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The Language of God: A Scientist Presents Evidence for Belief Paperback – July 17, 2007
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From Scientific American
George Johnson is author of Fire in the Mind: Science, Faith, and the Search for Order and six other books. He resides on the Web at talaya.net --This text refers to an out of print or unavailable edition of this title.
Top Customer Reviews
And what does he do? Using his personal faith in God and his professional expertise as an internationally-known scientist, Collins presents a case for the integration of science and Scripture. Both disciplines require the use of reason and logic, as well as faith and experience. Both must interpret the evidence. In Collins' skillful hands and able prose, "The Language of God" is sure to challenge the intellectually honest reader who will read it with an open mind, rather than a defensive heart.
Reviewer: Bob Kellemen, Ph.D., is the author of "Soul Physicians," "Spiritual Friends," and "Beyond the Suffering: Embracing the Legacy of African American Soul Care and Spiritual Direction."
Collins reviews in the first part of the book his personal journey from atheism towards a theistic worldview, and the classical objections against it. His answers are mostly based on the apologetics of C.S. Lewis. This debate is much older than C.S. Lewis of course; most of his ideas can be found in St. Augustin, the Stoics, Pascal and Kant. However he does manage to present those arguments from a modern perspective, in an accessible conversational style.
The second part of the book is a popular science exposition, where Collins draws extensively on his considerable scientific background in both physics and biology and, in particular, the leading role he played in the Human Genome project.
The third part of the book is where Collins tries to reach a final conclusion about the issue of "faith in science and faith in God." He reviews his options, from Creationism to Atheism, and settles on the middle -of-the-road worldview he calls BioLogos. He expounds this theistic evolutionary view, according to which orthodox evolution theory is a fact, but also a divine means of creation. Here is where Collins slips a little, by trying to chew too much.Read more ›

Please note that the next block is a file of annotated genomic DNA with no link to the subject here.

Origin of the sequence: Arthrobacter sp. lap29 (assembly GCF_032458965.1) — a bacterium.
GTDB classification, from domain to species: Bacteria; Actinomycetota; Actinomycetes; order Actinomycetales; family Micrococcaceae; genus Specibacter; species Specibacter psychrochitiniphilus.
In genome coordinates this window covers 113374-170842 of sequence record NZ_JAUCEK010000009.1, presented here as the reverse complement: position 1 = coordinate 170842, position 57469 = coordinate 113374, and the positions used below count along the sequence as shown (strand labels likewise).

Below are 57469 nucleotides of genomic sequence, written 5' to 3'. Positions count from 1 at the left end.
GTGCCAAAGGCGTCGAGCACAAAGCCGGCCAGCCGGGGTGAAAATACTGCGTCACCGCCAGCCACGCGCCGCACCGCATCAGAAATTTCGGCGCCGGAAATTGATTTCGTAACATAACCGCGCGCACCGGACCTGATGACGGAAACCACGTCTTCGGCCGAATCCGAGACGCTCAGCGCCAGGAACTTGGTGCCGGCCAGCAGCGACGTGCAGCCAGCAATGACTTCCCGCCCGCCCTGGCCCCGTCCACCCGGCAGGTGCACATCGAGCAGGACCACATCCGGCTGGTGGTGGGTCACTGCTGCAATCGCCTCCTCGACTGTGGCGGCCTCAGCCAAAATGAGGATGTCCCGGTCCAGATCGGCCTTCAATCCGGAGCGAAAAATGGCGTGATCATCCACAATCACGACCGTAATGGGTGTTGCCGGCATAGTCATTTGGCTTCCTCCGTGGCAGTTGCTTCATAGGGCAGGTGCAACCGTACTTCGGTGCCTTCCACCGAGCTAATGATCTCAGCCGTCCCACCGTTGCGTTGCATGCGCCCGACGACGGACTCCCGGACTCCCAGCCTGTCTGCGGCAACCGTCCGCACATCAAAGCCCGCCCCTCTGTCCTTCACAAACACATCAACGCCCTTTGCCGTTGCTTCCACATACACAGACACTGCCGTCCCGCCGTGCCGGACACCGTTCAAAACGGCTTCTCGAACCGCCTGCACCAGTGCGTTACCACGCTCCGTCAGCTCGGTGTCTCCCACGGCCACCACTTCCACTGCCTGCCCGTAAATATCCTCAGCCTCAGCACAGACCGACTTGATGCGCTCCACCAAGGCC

It did not. Instead, it recycled the old arguments of C. S. Lewis. Don't get me wrong, I love Lewis and he largely helped me to remain Christian in college. But I have never been convinced by the particular argument that Collins recycles here.
I can summarize the main argument quite rapidly: We have a sense of morality within us. Therefore, God supposedly exists.
Collins tries to argue against the so-called "God of the gaps" fallacy. What people don't seem to realize is that if the gap is large enough, so that there is simply no way for blind natural forces to jump across it, it is not a fallacy to point this fact out.
There happen to be multiple huge "gaps" that there is simply no way for blind forces of nature to bring into existence without God's help. It is not a "fallacy" to point out these huge gaps. For example, it has recently been calculated that the absolute minimum size of DNA required for the simplest life forms is roughly 180,000 base pairs. And without God, supposedly dead chemicals just happened to randomly arrange themselves into the correct sequence? This is a major huge gap, and it simply points straight to God.
If you are looking for serious, hard science to back up your belief in God, I recommend that you read two books that made lifelong atheist Antony Flew recently convert to Deism. The two books are:
"The Wonder of the World" by Roy Varghese.
"The Hidden Face of God" by Gerald Schroeder.
The above two books are excellent, giving you nothing but hard science and great scientific details. This book by Collins pales in comparison, even if Collins happens to have impeccable scientific credentials.
Most Recent Customer Reviews
The author is a world renowned scientist and makes a strong, logical case for both science and God. This book is interesting and the science is accessible to for readers. Read morePublished 7 days ago by Peggy M.
I found this book on a library shelf cheek to cheek with Richard Dawkins' "God Delusion." I was surprised to find so much more hard science in Collins' book than I... Read morePublished 19 days ago by Kara
I enjoyed this read. Dr Collins presents his Christian "testimony" of faith which might be thought my some as in conflict with his status of top biological scientist. Read morePublished 29 days ago by Dennis Brooks
I love this book! I had to buy it for a class, but I have not given it up! This book is a fascinating way of combining science and faith, and I still reference it--5 years later!!Published 1 month ago by Emma C